Google Glass Will Be Used In Live Surgery

google glass

Green technology seems to be a hot topic nowadays. The love for the environment and renewable energy has opened new doors for businesses, as some companies started creating materials which help devices to be more energy efficient, useful and with many functionalities. The tech industry has built some cool gadgets which simplified people’s lives and because they’re so beneficial, they won’t be thrown into a drawer, waiting to be covered in dust. The Google Glass, which didn’t create too many waves when it was launched, will not end up on a forgotten shelf, as it found a new place, the operating room, where it will assist surgeons.

Until now, surgeons were limited to 3D imaging and only this way they were able to perform complicated surgeries, such as unblocking the coronary artery in cardio-thoracic surgeons, where the a catheter was introduced into the artery and allowed the blood to flow. This type of surgery wouldn’t be a success if the surgeons would use traditional methods, because they need to have a detailed imaging of the affected area, so they can see what needs to be fixed.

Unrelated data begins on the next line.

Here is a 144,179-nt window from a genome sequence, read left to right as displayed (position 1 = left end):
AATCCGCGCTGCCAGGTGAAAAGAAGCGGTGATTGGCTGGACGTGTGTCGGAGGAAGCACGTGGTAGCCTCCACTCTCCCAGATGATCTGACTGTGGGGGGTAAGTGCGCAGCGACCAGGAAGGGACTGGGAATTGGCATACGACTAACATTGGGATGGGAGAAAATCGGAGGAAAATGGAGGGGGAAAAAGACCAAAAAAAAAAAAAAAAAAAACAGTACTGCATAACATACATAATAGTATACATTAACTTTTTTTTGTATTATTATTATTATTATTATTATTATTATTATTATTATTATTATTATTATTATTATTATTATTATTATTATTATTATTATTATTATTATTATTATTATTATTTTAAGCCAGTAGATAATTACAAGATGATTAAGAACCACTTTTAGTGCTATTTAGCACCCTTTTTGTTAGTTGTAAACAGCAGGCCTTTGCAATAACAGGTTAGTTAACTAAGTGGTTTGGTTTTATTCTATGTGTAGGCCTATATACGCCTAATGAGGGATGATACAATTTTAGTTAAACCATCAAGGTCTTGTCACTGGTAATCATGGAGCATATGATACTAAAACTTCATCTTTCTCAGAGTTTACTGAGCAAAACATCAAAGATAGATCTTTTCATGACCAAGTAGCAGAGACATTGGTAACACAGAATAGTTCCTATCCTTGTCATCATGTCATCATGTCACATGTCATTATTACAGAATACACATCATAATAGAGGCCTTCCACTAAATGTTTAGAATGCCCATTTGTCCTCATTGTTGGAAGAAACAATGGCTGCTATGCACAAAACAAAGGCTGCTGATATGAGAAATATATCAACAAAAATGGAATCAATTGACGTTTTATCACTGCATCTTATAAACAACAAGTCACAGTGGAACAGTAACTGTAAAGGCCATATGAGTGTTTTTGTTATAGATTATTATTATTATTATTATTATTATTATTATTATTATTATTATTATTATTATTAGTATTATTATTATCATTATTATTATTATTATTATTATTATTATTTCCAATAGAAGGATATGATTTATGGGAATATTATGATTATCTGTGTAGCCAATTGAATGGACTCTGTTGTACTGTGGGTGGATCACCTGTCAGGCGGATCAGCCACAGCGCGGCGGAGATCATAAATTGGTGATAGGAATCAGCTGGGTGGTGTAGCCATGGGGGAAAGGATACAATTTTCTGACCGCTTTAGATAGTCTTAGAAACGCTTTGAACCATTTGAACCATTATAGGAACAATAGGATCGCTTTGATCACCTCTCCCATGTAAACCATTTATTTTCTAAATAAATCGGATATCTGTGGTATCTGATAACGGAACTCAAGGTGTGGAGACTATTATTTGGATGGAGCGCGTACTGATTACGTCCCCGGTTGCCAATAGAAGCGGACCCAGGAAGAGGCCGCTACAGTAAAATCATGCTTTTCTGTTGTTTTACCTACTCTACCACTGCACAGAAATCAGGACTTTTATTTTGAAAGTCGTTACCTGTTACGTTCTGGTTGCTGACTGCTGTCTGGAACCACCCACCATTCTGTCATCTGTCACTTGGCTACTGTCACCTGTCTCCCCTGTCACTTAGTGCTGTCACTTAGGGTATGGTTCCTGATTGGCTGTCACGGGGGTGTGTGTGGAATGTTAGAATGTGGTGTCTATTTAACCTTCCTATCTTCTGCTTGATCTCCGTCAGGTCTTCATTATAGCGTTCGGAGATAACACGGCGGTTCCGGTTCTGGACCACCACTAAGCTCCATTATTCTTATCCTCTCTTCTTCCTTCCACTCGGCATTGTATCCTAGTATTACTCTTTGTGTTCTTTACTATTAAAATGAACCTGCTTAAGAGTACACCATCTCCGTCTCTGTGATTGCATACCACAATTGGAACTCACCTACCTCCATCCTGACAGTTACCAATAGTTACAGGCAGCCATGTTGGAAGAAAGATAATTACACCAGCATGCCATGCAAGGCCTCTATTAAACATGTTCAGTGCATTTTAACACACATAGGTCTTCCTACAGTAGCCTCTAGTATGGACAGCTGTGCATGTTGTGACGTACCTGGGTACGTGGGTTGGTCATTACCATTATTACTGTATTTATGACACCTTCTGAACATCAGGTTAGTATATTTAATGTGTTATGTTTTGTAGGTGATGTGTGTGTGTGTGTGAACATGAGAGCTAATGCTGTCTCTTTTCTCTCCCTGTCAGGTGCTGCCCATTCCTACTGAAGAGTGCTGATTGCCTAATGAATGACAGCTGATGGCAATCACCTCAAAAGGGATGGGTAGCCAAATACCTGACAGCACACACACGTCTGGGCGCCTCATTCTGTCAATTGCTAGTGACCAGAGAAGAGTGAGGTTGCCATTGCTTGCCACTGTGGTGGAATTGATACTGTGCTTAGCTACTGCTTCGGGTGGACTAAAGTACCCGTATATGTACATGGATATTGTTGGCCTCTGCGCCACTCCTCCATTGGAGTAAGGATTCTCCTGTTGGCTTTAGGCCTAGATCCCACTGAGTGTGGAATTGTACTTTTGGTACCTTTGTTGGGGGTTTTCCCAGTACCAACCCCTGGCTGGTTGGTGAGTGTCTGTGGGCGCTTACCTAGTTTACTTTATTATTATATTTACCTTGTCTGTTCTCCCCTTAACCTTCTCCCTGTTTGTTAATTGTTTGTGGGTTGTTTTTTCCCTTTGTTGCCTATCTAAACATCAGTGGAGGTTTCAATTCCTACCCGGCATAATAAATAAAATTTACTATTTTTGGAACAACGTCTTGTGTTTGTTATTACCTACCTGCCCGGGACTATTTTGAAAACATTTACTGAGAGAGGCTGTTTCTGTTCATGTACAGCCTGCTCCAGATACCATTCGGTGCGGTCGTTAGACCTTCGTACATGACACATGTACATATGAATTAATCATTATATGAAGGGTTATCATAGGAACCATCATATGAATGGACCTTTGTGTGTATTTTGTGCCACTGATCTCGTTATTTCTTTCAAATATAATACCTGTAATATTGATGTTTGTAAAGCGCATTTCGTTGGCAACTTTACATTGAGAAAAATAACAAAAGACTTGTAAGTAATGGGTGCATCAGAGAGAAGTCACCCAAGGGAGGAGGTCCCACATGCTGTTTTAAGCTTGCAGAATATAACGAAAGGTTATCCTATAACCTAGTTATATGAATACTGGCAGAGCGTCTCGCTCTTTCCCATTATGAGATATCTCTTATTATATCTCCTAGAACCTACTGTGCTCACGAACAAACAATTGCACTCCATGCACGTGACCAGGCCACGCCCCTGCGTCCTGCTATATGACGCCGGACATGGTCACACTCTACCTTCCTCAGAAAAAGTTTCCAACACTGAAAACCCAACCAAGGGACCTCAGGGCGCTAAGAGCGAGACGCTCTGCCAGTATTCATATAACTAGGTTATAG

Luckily, Google has now a more effective method which doesn’t require surgeons to project imaging on large screens, as they will need only a Google Glass to perform a PCI procedure. This way, they can see clear images of the vessel using an application which has been created by some physicists from the Interdisciplinary Centre for Mathematical and Computational Modeling of the University of Warsaw. The surgery was simpler than ever, because with the Google Glass, the surgeons were able to use voice commands for zooming and panning images of the vessel and this way, they were able to catheter wire into place and they implanted two drug-releasing stents.

It’s just a matter of time until hospitals from all over the world will order Google Glasses so that the cardiologists and other surgeons will be able to carry out the interventions at any time of day (thanks to the protection against X-rays) or night.

Sources: TreeHugger and NYTimes.